If the theatre denies its own fabulousness in a desire to be ‘real’, then it loses itself in powerlessness. This dominant, fashionable, mainstream form of theatre is desperate for ‘authenticity’ complete with real graffiti and real refugees on stage. In this way, the play is transformed into an instrument or polemic in which everyone is doomed to become stuck.

 

This type of theatre satisfies the longing for a grip on reality but makes a false promise. The more credible it wants to be, the more unbelievable it becomes. The more it screams politics, whether or not it’s from a marketing and profiling perspective, the more it is cast aside by a relevant part of the potential audience and the less it can actually be political.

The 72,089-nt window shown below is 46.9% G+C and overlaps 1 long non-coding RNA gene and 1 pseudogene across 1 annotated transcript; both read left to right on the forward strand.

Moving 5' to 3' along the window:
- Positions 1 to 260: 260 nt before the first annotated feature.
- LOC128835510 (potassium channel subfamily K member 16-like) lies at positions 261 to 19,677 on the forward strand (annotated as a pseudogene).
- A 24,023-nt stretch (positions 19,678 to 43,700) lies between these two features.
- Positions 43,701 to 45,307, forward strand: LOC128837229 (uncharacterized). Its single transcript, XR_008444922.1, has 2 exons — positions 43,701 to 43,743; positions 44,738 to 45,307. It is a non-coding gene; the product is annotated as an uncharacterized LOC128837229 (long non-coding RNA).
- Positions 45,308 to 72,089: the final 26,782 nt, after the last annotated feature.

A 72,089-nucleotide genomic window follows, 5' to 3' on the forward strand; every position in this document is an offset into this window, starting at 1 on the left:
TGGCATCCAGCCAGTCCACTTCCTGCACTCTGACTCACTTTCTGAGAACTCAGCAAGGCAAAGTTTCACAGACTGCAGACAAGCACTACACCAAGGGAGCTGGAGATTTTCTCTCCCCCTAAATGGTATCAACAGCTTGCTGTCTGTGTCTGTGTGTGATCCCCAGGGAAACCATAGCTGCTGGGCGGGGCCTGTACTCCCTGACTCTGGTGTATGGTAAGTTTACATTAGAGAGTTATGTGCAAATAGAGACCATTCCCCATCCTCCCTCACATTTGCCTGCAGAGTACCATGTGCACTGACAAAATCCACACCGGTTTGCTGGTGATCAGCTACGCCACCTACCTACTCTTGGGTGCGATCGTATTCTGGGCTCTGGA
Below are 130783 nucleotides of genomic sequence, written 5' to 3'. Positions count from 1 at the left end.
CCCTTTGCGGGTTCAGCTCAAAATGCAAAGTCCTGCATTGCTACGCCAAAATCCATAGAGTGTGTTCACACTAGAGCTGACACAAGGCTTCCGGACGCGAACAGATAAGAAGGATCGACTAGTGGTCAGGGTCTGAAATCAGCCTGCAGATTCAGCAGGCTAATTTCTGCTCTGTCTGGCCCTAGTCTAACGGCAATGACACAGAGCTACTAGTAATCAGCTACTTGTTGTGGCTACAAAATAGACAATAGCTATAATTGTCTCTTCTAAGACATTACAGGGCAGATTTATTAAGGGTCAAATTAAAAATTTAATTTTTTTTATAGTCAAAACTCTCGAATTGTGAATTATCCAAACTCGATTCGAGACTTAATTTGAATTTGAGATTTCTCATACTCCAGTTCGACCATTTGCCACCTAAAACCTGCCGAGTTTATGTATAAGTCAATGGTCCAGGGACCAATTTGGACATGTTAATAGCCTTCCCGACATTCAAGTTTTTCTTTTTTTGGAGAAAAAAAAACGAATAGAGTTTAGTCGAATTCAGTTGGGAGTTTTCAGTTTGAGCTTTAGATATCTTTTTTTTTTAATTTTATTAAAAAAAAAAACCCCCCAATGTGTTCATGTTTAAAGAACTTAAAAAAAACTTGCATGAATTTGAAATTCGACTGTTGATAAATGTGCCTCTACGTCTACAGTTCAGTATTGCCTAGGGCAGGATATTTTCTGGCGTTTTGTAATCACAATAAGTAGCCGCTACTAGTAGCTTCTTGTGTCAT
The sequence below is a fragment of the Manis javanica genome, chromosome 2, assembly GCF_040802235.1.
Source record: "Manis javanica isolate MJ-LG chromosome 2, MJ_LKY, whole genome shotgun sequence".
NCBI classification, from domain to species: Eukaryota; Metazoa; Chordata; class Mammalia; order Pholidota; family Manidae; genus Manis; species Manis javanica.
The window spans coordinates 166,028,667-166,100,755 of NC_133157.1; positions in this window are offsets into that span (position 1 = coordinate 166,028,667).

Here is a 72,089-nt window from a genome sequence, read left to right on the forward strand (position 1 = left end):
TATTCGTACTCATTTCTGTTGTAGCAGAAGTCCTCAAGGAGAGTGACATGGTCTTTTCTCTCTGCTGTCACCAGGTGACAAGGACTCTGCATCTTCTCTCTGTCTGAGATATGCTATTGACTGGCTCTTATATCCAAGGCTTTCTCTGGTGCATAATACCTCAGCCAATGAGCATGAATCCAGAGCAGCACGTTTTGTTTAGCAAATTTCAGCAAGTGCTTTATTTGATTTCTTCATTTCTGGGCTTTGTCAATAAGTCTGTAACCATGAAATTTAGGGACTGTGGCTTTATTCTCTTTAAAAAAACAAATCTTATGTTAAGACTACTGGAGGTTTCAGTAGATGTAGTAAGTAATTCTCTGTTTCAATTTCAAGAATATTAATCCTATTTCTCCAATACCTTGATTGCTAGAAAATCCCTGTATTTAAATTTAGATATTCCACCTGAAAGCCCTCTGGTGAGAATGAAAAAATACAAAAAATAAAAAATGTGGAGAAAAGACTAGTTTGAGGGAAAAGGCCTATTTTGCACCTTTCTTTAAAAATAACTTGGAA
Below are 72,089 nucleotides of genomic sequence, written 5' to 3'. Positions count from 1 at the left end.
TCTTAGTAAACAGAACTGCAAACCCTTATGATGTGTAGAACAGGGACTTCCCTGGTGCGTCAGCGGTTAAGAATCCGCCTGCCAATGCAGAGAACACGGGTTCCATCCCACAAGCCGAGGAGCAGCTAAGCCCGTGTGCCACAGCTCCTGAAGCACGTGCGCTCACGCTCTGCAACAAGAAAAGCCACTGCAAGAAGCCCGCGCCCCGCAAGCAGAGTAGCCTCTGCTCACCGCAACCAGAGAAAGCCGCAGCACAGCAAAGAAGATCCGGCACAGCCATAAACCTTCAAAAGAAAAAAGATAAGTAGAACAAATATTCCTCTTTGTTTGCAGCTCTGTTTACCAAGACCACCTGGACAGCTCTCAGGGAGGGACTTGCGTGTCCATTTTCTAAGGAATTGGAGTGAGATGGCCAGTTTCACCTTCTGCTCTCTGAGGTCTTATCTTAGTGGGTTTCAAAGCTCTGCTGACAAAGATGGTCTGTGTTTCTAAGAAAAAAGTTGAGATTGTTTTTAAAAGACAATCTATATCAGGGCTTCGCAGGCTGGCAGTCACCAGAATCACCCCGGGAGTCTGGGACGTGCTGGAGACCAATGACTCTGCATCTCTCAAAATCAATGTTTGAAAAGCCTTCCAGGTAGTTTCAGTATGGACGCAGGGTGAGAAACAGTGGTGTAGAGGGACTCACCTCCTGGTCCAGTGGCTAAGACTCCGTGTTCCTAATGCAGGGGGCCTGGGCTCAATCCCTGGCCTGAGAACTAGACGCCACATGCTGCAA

The aesthetic strategies of this type of theatre do not stretch beyond the symptoms of one’s own helplessness. It does not want to tell a story about the world, it wants to be the world. That’s the late-capitalist collective psychosis - real people, real biographies, real conflicts, the real world. The desire for authenticity only holds up when authenticity is absent. Whoever sails down a river in a kayak doesn’t think to her/himself: “I wish I had sailed in a boat”. That’s only when you’re driving on the A12 near Wilrijk, for example. The bourgeois leisure industry has emerged precisely in order to meet a desire for that ‘real’ experience. In the Efteling amusement park, there are plastic tree trunks in which you can coast through the water. It’s not the real thing, it approaches it, and in so doing increasingly sparks the desire for the real thing. It also makes the loss thereof even more painful. Once you’re hoisted up by a steel cable and seated inside a plastic tree trunk, it is clear to see, even before you rumble downstream, that you’re in a suburban neighbourhood somewhere in the lowlands. The real experience of mountain rivers is not here. Only in its imitation, in its kitschy theatralicalisation, is it available. The same is true of this type of theatre: the more it wants to obtain a grip on the real and change the world, the more bourgeois, kitsch, and melancholy it becomes.